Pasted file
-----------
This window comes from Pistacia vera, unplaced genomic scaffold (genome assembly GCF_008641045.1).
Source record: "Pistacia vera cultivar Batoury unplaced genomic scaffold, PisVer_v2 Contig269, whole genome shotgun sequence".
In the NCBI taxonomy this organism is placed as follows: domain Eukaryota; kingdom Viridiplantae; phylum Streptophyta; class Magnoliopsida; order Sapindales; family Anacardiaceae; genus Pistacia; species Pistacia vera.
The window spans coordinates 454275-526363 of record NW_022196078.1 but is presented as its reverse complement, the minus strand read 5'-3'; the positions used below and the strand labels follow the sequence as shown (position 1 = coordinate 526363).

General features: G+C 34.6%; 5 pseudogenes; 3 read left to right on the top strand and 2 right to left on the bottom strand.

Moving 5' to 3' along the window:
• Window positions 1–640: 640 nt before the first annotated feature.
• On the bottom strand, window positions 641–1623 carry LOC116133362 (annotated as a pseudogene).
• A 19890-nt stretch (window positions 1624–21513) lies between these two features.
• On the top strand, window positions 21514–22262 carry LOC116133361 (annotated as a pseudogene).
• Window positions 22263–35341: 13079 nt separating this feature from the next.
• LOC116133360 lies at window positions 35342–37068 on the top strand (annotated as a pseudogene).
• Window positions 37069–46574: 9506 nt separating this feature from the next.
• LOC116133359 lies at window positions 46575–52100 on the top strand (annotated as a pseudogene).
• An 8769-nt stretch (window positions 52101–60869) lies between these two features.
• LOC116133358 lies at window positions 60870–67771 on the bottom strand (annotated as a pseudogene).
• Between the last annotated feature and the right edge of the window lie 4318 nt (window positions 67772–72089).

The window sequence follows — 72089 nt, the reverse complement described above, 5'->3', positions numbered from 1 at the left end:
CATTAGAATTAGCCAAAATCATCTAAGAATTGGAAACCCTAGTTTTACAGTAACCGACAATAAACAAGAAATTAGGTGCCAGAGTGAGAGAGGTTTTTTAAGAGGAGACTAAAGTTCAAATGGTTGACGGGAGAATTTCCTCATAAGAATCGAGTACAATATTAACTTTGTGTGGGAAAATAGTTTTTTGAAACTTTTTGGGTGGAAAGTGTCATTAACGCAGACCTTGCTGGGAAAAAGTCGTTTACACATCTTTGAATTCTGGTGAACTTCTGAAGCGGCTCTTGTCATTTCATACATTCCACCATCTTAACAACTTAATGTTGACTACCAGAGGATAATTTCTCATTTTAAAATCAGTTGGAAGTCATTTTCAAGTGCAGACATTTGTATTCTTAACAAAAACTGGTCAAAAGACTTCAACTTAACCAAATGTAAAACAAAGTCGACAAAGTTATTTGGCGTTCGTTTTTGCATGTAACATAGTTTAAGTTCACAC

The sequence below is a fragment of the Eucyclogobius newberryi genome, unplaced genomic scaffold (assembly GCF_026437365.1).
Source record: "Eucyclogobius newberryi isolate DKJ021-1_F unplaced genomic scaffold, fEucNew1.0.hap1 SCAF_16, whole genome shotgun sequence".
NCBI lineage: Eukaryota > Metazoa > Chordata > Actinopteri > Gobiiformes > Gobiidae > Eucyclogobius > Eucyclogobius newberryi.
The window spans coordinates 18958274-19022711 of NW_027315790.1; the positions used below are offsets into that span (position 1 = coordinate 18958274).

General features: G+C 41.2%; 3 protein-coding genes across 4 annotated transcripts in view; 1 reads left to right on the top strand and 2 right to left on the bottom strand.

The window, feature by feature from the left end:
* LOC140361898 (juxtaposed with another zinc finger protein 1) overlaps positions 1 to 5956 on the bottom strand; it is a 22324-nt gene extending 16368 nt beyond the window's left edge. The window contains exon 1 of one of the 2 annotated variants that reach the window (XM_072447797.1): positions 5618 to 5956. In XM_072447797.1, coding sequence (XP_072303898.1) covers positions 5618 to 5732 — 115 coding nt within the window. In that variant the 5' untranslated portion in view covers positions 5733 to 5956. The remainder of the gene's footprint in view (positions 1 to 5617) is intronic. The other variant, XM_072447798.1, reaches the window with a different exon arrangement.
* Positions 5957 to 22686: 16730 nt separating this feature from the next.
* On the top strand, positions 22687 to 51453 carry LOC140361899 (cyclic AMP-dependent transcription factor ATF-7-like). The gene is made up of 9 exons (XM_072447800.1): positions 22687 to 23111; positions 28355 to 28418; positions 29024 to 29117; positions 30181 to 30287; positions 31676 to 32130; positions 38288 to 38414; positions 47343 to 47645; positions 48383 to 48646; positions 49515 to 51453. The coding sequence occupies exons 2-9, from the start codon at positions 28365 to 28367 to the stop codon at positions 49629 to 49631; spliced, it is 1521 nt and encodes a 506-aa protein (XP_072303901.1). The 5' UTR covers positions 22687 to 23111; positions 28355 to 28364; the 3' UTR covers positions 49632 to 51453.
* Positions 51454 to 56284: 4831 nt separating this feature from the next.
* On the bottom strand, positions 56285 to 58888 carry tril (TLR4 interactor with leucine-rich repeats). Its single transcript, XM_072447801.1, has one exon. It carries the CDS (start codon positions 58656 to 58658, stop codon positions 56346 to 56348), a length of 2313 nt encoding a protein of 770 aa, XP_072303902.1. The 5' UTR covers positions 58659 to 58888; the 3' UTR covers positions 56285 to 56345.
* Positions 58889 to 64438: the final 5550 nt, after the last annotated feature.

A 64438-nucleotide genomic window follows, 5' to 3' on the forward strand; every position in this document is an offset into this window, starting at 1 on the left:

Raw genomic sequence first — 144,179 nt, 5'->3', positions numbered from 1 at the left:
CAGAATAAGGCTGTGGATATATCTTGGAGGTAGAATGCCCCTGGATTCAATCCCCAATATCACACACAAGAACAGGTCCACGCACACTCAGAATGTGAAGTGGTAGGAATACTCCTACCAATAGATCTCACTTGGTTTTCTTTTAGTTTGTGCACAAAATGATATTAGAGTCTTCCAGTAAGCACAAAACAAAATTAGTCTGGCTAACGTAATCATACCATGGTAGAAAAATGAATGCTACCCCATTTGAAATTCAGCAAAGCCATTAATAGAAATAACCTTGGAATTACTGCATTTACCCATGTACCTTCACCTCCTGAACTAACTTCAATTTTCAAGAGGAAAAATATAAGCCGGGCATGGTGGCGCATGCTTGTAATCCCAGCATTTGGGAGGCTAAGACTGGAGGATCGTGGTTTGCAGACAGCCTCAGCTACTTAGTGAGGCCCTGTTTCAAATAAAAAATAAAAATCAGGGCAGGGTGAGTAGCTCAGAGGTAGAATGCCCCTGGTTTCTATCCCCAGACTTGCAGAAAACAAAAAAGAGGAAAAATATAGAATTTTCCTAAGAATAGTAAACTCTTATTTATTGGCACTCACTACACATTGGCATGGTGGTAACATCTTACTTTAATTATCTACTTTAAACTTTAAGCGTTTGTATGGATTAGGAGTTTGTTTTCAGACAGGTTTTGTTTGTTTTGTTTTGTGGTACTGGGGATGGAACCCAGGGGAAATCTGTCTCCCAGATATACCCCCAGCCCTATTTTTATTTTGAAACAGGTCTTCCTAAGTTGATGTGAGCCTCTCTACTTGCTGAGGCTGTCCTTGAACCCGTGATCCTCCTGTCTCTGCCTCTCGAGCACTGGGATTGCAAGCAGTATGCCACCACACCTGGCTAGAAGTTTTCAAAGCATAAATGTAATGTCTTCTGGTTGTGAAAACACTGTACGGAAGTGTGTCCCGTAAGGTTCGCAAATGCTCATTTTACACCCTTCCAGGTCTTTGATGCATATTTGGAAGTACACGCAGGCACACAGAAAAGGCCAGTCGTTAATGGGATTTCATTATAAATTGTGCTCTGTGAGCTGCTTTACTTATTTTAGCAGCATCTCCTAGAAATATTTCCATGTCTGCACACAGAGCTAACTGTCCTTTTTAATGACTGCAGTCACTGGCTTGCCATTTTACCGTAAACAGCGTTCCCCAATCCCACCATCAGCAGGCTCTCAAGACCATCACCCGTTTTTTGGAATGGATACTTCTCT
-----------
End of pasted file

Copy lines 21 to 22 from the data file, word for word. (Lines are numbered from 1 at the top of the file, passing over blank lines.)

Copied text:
Source record: "Eucyclogobius newberryi isolate DKJ021-1_F unplaced genomic scaffold, fEucNew1.0.hap1 SCAF_16, whole genome shotgun sequence".
NCBI lineage: Eukaryota > Metazoa > Chordata > Actinopteri > Gobiiformes > Gobiidae > Eucyclogobius > Eucyclogobius newberryi.